At children’s camp,
as part of our worship one night,
the children made prayer flags.
In the Buddhist tradition
(geographically, I associate them with Tibet),
prayers are written on scraps of fabric
that are attached to tents and temples—
prayers cast to the winds,
winds carrying the prayers to heaven—
whipping the flags
until they disintegrate.
The children were given paper in worship,
and some time to reflect on how God was apparent to them—
more time to reflect during a quiet time after worship—
more time back at the cabin.
They finished them,
and then handed them to us.
They were good.
They were really good.
They did not blow this assignment off.
Their prayers were meaningful,
beautiful, colorful, insightful, touching.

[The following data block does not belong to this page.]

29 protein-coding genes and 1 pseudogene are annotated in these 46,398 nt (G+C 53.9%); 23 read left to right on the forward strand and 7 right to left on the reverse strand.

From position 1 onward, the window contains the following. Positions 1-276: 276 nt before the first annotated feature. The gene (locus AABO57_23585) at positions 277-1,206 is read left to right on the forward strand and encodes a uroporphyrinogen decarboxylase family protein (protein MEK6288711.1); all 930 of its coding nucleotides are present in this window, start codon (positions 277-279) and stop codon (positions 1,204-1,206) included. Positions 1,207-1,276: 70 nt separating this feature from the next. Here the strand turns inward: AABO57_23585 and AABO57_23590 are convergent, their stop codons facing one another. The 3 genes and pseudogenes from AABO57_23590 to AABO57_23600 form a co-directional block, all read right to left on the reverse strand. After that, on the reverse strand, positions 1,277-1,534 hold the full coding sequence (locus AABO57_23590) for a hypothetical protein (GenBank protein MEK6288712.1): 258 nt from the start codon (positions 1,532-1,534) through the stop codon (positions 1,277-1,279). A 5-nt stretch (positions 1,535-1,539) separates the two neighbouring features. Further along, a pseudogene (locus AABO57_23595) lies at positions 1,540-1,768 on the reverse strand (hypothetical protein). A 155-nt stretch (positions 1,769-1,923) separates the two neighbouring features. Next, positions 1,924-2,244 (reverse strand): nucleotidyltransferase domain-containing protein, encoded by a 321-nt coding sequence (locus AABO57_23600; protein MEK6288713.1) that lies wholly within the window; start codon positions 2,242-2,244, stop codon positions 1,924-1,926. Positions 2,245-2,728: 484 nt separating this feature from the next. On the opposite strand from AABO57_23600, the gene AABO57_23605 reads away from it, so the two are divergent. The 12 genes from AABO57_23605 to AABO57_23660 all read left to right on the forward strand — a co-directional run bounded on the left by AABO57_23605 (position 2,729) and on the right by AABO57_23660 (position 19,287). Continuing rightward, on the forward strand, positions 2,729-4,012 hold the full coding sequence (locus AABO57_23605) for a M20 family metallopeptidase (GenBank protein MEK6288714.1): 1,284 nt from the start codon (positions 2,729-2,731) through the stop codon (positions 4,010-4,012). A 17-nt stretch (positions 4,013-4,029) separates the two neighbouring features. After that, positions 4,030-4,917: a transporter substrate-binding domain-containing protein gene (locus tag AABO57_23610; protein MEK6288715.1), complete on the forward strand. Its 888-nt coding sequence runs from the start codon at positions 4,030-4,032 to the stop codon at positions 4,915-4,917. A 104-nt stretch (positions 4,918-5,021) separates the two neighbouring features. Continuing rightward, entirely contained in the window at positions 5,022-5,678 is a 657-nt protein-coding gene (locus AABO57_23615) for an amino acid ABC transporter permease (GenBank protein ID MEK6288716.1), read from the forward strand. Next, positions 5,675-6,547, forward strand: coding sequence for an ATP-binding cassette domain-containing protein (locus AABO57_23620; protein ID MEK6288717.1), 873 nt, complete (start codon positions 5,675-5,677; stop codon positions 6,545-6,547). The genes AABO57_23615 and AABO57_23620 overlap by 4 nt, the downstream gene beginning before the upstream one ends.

I wish I could describe them to you—
wish I had them to give to you—
wish I had taken pictures—
wish I had clearer memories,
but I don’t.
I looked at them—
passed them on.
As part of the next evening’s worship,
the children pinned their flags
to string hung in arcs along the walls of the worship center.
I imagined our children’s flags
hanging in the midst of hundreds of them.
I imagined other children’s flags—
as meaningful, as beautiful and colorful,
as insightful and touching as ours—
as admired by their adults—
all now strung amidst the hundreds.
I contemplated them hanging—
not knowing what would happen to those prayer flags.
My guess was they’d be recycled.
And I was sad.
It’s a good lesson though.
And prayer flags,
like henna body art,
and the years of a life—
all point to the beauty
of the temporal
and the temporary—
to the value of sharing
what is beautiful and meaningful
colorful, insightful and touching—
and letting go of the urge to hang on.